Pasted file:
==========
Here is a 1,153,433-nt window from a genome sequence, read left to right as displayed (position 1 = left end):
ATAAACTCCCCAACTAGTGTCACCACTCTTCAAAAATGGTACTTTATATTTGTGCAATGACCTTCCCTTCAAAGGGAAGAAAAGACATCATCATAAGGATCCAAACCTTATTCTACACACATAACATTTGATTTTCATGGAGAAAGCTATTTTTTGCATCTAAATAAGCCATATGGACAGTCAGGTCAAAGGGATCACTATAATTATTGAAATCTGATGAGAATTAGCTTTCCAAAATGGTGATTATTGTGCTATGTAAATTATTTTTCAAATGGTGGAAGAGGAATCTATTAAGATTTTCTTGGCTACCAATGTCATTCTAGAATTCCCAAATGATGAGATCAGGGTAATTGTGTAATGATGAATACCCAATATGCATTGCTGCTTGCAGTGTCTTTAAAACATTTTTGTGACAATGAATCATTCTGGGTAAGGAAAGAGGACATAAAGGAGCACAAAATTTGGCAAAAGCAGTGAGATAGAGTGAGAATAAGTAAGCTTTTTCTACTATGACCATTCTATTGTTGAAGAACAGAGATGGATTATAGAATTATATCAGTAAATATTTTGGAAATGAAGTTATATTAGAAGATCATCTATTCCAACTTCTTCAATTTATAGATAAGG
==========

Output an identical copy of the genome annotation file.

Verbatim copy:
Here is a 1,153,433-nt window from a genome sequence, read left to right as displayed (position 1 = left end):
ATAAACTCCCCAACTAGTGTCACCACTCTTCAAAAATGGTACTTTATATTTGTGCAATGACCTTCCCTTCAAAGGGAAGAAAAGACATCATCATAAGGATCCAAACCTTATTCTACACACATAACATTTGATTTTCATGGAGAAAGCTATTTTTTGCATCTAAATAAGCCATATGGACAGTCAGGTCAAAGGGATCACTATAATTATTGAAATCTGATGAGAATTAGCTTTCCAAAATGGTGATTATTGTGCTATGTAAATTATTTTTCAAATGGTGGAAGAGGAATCTATTAAGATTTTCTTGGCTACCAATGTCATTCTAGAATTCCCAAATGATGAGATCAGGGTAATTGTGTAATGATGAATACCCAATATGCATTGCTGCTTGCAGTGTCTTTAAAACATTTTTGTGACAATGAATCATTCTGGGTAAGGAAAGAGGACATAAAGGAGCACAAAATTTGGCAAAAGCAGTGAGATAGAGTGAGAATAAGTAAGCTTTTTCTACTATGACCATTCTATTGTTGAAGAACAGAGATGGATTATAGAATTATATCAGTAAATATTTTGGAAATGAAGTTATATTAGAAGATCATCTATTCCAACTTCTTCAATTTATAGATAAGG